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  Saturday, 20 July, 2002, 19:08 GMT 20:08 UK
Young guns keen to impress
Lee Childs in action in the Davis Cup in Birmingham in April
Lee Childs enjoyed success in the Davis Cup in April
When Lee Childs won a match in his first-ever professional tournament in Brighton last year, he was immediately dubbed the new Tim Henman.

It remains to be seen whether he will make it to the top.

In the run-up to Wimbledon, the British national champion is bound to get plenty of publicity and probably wild-cards into grass court tournaments at home, the other 11 months of the year are a hard slog.

And his current ranking of 358 means he will not even get into the qualifiers for the French Open.

Arvind Parmar (l) and Tim Henman
Parmar (l) will be looking to learn from Henman

This year, Arvind Parmar, Jamie Delgado and Martin Lee will try their luck in Paris.

Lee, particularly, has at last started to catch the eye.

Until the last few months the former world junior number one, now aged 23, had failed to live up to the promise he showed as a teenager.

At the start of the year he was ranked 275 but some good results, including reaching the final of a challenger event in New Zealand, have seem him rise to 141.

He may never reach the higher echelons of the game, but in the last few months he has shown he is at least heading in the right direction.

Last year, Parmar, Barry Cowan and Delgado all made the trip over to Paris and went out in the first round of qualifying.

On the women's side, Louise Latimer, Julie Pullin, Lorna Woodroffe and Lucie Ahl all plan to play the qualifiers this year.

Louise Latimer at the Australian Open in January
Has Louise Latimer left it too late?

In 2000, Latimer, the British number one, won two matches but fell at the final hurdle before the main draw. Julie Pullin went out in the second round of qualifying.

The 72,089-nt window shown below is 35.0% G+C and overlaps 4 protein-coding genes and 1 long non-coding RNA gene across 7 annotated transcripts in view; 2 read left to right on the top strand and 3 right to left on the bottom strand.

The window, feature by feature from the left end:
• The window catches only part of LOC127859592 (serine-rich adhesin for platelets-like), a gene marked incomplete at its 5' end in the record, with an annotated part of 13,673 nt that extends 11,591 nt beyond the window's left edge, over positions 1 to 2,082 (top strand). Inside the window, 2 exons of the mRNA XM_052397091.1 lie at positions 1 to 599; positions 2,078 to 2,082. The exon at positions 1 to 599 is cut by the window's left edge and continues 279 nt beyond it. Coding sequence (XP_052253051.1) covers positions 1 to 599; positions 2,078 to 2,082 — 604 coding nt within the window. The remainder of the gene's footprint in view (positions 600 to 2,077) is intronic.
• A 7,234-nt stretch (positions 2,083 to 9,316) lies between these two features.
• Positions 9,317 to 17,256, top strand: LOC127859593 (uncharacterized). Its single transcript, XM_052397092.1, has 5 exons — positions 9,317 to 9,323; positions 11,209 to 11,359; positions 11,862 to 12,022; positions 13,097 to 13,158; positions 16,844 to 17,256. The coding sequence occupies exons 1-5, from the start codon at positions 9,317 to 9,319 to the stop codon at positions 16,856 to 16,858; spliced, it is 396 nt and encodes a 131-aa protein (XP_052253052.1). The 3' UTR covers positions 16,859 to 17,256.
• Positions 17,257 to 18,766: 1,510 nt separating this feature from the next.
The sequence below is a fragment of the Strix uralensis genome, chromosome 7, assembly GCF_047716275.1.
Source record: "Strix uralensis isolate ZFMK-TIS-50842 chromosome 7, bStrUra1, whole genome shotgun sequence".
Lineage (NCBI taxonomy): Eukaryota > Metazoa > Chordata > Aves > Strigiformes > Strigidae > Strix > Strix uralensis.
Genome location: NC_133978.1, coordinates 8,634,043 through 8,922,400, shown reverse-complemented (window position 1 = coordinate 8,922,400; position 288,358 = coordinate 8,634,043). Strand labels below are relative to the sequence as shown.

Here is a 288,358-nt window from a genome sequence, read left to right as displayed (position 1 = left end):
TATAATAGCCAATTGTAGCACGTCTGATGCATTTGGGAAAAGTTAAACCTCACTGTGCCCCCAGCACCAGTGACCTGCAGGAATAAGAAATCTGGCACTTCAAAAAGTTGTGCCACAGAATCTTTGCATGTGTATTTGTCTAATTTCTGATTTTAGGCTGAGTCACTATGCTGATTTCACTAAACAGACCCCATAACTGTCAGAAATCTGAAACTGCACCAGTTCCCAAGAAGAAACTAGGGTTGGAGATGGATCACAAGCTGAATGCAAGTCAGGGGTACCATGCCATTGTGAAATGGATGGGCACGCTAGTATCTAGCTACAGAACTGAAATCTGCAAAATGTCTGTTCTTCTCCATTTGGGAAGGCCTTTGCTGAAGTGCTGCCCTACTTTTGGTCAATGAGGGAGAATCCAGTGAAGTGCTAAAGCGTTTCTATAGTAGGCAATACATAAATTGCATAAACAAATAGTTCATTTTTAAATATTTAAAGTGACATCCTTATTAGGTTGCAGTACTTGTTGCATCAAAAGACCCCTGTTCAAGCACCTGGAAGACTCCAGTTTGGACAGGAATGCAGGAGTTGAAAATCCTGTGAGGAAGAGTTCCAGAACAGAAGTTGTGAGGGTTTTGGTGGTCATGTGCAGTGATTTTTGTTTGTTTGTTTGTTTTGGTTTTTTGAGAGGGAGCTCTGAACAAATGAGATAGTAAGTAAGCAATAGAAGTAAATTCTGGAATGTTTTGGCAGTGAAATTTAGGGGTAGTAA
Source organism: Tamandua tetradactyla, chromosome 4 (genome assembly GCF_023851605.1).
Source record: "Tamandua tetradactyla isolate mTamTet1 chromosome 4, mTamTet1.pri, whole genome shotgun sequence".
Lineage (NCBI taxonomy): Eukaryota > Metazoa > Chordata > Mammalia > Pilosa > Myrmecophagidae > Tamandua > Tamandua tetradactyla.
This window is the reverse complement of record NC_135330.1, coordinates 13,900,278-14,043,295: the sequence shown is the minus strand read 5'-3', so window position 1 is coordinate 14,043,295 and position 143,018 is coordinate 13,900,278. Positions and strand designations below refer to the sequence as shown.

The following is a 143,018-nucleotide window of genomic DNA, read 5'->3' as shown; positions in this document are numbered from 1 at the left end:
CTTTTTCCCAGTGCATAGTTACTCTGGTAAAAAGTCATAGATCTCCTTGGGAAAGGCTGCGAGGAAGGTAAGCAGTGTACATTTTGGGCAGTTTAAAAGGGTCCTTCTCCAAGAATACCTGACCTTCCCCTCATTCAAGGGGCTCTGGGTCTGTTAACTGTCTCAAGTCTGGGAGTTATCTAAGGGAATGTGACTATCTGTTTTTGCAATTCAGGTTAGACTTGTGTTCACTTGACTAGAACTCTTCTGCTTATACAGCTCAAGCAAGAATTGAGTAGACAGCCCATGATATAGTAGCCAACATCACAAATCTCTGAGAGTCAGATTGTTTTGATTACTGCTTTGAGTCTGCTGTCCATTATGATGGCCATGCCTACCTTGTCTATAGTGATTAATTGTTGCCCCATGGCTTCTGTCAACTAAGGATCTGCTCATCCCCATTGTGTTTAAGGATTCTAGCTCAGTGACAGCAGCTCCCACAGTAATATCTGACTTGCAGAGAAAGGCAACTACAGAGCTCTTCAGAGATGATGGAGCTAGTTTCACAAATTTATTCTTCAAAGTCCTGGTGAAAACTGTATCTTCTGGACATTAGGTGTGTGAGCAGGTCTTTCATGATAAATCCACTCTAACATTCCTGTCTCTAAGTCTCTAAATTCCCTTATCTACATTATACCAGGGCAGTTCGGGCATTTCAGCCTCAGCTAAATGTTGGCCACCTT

Much has been made of Britain's failure to produce top-class tennis players. Greg Rusedski was trained in Canada, leaving only Henman coming through in the last 20 years.

Progress

This year the picture, if not exactly rosy, is at least a little brighter than it has been.

Britain can boast nine men in the top 400 and nine women in the top 300. That's about a 50 per cent improvement on 12 months ago.

The Lawn Tennis Association's performance director, Patrice Hagelauer, told BBC Sport Online: "Generally, things have got better. But on clay it is difficult.

"We do not have many clay courts in Britain and those we have are often made unplayable by the weather. There are so many specialists on the surface that British players will be at a disadvantage.

"At the moment we are still planning our clay-court strategy.

"Next year, we plan to have a training base for British players in La Manga, Spain, where they will be able to play for six or seven hours a day without interruption.

"There's no secret. The more time you spend on clay, the better you are at it," he said.

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